English | 2005 | 201 Pages | ISBN: 0813027985 | PDF | 1.0 MB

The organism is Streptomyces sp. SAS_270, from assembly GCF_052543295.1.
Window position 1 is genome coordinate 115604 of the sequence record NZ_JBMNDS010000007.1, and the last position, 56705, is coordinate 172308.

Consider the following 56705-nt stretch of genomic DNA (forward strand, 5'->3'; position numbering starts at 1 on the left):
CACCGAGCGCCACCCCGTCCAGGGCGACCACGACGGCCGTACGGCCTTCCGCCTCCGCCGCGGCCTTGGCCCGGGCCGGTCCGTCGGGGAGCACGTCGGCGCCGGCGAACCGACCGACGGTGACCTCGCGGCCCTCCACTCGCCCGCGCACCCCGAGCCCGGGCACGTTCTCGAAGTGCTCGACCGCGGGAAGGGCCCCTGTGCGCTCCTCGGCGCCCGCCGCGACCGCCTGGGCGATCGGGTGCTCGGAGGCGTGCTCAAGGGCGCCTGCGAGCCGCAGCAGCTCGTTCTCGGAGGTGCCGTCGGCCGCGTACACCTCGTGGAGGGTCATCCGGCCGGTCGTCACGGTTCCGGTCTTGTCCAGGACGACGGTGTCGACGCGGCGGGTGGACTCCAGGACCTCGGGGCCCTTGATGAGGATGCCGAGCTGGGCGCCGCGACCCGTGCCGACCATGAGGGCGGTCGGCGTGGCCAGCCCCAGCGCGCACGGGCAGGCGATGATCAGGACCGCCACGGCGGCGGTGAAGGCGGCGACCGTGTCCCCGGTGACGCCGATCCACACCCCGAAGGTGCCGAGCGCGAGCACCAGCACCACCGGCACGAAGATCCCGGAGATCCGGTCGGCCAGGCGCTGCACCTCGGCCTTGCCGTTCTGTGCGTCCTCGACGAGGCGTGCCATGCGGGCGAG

Irvine Anderson’s provocative argument-that fundamentalist interpretations of the Christian Bible have helped create a cultural predisposition that favors returning the Jewish people to the “promised land”-offers an important perspective on British and American foreign policy toward Israel. He asserts that stories about promises of land to the Hebrew people and the “Second Coming of Christ” have made it easier for Zionist and pro-Israel lobbies to be effective in both countries. Starting with analysis of Armageddon theology and the Biblical passages on which these ideas have been based, Anderson shows how they have been disseminated throughout popular culture from the 19th century onward, through Sunday School teaching, novels, and TV evangelism. He then examines the origins of the Balfour Declaration, the travails of the British Mandate in the 1930s, and Truman’s decision to hurriedly recognize the newly proclaimed State of Israel-emphasizing the president’s Baptist background and intimate knowledge of the Bible. Anderson also discusses the assumption that developed after World War II that Israel was a strategic ally in a dangerous part of the world and he shows that at the time no real countervailing force existed. Among the electorate in both Great Britain and the United States, there was little general knowledge of Islam, Arabs, or the Middle East and limited understanding of the importance of healthy relations with friendly oil-producing states. Adding new information to our understanding of pro-Israel organizations, Anderson illustrates the linkages that developed in the last part of the 20th century between pro-Israel lobbies and the religious right. While acknowledging that this alliance is not the only reason that the American government supports the return of Jews to Palestine, he shows that the influence of conservative teachings and beliefs on policy is and has been profound. This controversial book presents a comprehensive and persuasive discussion of the impact of Christian Zionism in the 20th century. It will be important to historians, sociologists, political scientists, and others interested in the Arab-Israeli conflict.? ? ?